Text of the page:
Social Security Benefits Could Be Reduced in These 13 States

Whether or not you kick off retirement with a decent nest egg, you can expect to rely heavily on Social Security to cover the bulk of your expenses.

There’s a pretty good chance you won’t get the entire income you receive from Social Security. That’s because those with moderate incomes tend to lose a chunk of their benefits due to taxes.

Additionally, some states impose their own taxes on Social Security. Knowing which states tax Social Security is important.

13 US States That Imposes Tax on Social Security

Here are the 13 states where you may lose some of your Social Security income to taxes:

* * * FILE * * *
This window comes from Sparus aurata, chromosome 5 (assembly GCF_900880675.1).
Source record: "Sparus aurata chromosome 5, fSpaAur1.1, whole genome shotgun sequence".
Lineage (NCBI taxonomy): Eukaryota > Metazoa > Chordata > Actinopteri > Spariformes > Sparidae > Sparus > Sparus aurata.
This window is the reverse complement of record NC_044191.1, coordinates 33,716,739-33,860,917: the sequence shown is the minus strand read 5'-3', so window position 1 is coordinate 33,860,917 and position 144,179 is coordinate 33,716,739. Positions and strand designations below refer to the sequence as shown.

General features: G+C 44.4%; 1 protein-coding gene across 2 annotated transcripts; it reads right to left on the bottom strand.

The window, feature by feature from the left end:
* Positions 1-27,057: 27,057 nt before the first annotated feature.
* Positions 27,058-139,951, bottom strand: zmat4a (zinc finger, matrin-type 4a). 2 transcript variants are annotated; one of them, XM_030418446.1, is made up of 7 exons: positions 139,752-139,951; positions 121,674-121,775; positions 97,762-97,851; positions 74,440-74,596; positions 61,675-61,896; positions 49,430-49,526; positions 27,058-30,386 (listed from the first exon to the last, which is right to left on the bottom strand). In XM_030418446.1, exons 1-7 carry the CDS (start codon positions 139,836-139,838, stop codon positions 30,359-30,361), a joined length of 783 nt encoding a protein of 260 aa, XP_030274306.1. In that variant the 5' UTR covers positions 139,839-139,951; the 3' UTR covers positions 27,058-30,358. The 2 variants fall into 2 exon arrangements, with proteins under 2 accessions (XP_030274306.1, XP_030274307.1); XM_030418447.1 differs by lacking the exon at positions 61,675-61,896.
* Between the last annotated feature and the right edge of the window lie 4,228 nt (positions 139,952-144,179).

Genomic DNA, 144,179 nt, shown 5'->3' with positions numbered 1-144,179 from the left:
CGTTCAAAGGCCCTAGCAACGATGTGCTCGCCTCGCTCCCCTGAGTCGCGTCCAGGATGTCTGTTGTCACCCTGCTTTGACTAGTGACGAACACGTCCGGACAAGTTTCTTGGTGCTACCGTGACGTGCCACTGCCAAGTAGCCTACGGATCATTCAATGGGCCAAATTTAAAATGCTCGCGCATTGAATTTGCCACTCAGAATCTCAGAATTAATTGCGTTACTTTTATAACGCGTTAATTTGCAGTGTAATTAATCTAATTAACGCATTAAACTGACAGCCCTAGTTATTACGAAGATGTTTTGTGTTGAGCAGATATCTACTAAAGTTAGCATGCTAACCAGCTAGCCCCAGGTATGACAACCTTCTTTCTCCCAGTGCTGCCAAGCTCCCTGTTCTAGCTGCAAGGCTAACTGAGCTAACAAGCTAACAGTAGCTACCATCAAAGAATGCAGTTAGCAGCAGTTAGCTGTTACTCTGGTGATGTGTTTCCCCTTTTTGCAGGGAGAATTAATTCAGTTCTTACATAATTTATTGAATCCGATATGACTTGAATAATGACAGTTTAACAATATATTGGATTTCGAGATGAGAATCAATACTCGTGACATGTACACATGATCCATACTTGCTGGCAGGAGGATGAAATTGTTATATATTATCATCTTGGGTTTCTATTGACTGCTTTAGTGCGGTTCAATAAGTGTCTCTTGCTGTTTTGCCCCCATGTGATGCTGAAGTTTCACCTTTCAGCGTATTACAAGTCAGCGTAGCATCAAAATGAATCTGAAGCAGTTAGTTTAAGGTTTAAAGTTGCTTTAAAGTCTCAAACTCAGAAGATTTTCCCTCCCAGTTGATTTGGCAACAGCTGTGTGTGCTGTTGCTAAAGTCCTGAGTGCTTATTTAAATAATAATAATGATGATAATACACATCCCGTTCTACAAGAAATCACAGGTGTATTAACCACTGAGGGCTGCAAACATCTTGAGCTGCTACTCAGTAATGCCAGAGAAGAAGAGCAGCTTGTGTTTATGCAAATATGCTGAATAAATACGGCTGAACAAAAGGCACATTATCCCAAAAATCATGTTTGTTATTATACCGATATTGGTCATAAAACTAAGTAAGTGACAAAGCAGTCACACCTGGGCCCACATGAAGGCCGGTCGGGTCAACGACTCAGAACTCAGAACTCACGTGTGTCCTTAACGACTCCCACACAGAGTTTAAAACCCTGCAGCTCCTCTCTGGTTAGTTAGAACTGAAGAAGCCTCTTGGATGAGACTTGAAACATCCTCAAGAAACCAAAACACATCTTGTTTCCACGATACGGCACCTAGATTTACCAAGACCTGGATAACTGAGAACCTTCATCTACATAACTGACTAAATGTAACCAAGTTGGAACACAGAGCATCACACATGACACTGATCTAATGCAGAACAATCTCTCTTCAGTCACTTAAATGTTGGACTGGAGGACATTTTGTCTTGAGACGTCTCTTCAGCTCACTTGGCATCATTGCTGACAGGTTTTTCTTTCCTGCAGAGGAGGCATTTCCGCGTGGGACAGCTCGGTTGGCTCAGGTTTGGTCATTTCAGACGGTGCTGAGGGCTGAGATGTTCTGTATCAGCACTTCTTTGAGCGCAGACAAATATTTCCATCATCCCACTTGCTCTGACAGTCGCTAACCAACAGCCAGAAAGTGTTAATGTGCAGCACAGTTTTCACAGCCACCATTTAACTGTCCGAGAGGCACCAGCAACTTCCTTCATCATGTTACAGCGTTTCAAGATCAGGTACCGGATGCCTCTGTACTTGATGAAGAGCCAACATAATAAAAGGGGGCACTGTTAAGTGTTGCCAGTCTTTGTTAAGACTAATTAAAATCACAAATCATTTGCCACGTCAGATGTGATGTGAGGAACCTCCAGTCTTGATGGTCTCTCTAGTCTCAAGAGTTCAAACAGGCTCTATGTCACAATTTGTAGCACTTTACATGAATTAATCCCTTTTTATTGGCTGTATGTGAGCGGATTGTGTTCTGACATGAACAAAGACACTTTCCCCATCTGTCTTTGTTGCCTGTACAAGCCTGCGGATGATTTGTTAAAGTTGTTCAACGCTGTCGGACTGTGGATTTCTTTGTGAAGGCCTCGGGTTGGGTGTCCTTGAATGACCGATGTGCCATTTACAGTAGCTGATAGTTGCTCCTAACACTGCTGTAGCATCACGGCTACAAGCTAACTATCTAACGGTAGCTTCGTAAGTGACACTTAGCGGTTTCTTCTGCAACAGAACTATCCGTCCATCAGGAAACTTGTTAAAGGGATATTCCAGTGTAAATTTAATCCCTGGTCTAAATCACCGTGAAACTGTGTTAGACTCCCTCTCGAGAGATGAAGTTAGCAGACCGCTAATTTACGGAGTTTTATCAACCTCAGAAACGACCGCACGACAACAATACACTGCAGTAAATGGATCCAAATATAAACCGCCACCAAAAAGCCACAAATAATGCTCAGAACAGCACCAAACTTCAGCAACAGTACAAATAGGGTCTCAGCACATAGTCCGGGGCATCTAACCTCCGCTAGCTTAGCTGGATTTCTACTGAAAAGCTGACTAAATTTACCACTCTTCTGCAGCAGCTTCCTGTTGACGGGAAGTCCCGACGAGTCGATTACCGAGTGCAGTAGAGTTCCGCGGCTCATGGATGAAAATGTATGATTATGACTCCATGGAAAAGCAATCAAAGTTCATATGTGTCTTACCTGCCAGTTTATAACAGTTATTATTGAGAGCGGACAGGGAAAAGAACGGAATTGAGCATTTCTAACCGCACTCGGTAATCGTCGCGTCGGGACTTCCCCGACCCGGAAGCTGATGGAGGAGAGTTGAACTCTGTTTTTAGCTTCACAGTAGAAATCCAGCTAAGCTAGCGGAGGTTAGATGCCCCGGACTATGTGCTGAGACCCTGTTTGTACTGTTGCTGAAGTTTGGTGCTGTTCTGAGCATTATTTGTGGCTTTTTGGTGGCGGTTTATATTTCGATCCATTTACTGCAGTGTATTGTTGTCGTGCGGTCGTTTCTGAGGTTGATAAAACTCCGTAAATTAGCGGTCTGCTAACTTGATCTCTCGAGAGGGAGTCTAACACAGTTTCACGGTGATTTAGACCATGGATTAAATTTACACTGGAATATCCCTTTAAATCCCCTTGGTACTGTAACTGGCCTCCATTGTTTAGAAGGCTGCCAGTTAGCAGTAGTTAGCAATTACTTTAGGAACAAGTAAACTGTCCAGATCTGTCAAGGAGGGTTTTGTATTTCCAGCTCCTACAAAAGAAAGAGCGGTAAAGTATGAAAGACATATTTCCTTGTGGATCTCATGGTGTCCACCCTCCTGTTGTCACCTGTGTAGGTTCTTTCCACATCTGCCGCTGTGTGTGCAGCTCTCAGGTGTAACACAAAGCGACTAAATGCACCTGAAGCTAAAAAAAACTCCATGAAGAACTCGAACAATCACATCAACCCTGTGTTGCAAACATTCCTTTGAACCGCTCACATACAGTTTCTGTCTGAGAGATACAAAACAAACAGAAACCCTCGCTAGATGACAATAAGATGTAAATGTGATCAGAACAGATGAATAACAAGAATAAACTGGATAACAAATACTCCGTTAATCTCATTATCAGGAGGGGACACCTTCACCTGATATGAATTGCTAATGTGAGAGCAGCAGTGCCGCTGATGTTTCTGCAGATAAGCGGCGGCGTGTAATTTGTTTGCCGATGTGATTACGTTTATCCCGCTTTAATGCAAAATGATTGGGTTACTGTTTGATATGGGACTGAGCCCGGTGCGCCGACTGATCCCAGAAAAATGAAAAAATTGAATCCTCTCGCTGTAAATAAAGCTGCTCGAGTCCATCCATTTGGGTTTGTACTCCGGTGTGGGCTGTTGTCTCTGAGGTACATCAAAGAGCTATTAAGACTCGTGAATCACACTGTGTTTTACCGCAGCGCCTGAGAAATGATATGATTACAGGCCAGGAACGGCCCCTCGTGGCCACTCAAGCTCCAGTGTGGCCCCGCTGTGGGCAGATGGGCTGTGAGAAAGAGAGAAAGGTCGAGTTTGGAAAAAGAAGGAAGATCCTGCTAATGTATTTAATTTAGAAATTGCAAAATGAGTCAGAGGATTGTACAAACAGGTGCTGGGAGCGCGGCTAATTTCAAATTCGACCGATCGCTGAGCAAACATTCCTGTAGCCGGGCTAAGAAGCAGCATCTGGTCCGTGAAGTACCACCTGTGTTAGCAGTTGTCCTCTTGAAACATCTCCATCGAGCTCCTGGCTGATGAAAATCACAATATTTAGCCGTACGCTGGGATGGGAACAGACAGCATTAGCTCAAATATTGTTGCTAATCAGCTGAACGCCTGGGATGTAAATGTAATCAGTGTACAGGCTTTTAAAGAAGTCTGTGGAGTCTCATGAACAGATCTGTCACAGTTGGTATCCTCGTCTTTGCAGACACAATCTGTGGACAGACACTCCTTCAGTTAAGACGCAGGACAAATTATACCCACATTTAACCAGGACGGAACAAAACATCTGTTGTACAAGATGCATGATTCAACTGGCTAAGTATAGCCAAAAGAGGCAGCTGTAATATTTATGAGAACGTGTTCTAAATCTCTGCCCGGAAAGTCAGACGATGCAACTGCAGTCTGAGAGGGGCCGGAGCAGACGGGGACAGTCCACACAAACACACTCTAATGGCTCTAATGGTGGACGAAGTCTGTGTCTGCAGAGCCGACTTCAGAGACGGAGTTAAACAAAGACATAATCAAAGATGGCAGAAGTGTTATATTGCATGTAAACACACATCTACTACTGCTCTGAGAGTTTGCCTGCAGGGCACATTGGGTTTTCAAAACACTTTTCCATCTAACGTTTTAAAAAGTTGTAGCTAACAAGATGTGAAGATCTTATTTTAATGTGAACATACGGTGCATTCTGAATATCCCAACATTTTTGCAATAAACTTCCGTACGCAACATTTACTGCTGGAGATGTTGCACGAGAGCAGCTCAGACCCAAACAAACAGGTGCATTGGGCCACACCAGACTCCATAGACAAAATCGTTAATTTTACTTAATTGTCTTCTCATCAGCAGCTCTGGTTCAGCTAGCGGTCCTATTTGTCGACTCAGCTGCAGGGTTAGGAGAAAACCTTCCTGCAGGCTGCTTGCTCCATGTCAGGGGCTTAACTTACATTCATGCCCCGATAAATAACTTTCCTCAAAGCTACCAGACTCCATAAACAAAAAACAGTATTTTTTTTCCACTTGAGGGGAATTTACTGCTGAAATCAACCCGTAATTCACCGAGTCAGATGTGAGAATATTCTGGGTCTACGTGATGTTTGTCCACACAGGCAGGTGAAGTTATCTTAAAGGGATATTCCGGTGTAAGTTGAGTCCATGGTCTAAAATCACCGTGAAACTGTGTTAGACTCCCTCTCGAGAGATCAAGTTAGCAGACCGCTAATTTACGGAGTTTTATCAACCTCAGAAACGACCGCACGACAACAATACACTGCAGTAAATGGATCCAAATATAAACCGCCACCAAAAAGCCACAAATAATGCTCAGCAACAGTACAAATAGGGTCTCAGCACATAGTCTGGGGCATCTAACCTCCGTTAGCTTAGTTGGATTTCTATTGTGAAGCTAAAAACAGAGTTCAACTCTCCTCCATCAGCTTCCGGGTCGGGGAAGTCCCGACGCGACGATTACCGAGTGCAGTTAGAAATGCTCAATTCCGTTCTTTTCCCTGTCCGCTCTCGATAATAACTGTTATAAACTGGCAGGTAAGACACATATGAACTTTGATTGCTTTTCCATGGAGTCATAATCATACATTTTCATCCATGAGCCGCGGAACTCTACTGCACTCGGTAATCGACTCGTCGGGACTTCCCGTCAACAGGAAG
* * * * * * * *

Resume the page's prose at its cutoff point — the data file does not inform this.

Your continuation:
1. Colorado
  2. Connecticut
  3. Kansas
  4. Minnesota
  5. Missouri
  6. Montana
  7. Nebraska
  8. New Mexico
  9. North Dakota
  10. Rhode Island
  11. Utah
  12. Vermont
  13. West Virginia

Retirement in one of these places doesn’t automatically mean that your benefits will be taxed, as most states provide an exemption for low- and moderate-income earners.

Should you settle down in one of these states for retirement and expect a pretty generous retirement income, then you should prepare for state taxes on Social Security.

It doesn’t mean you should write these states’ Social Security taxes off for your retirement just because they tax it.

You might lose a little money to taxes on your benefits in some of these states, but you may be able to offset that loss by taking advantage of lower housing, transportation, and healthcare costs

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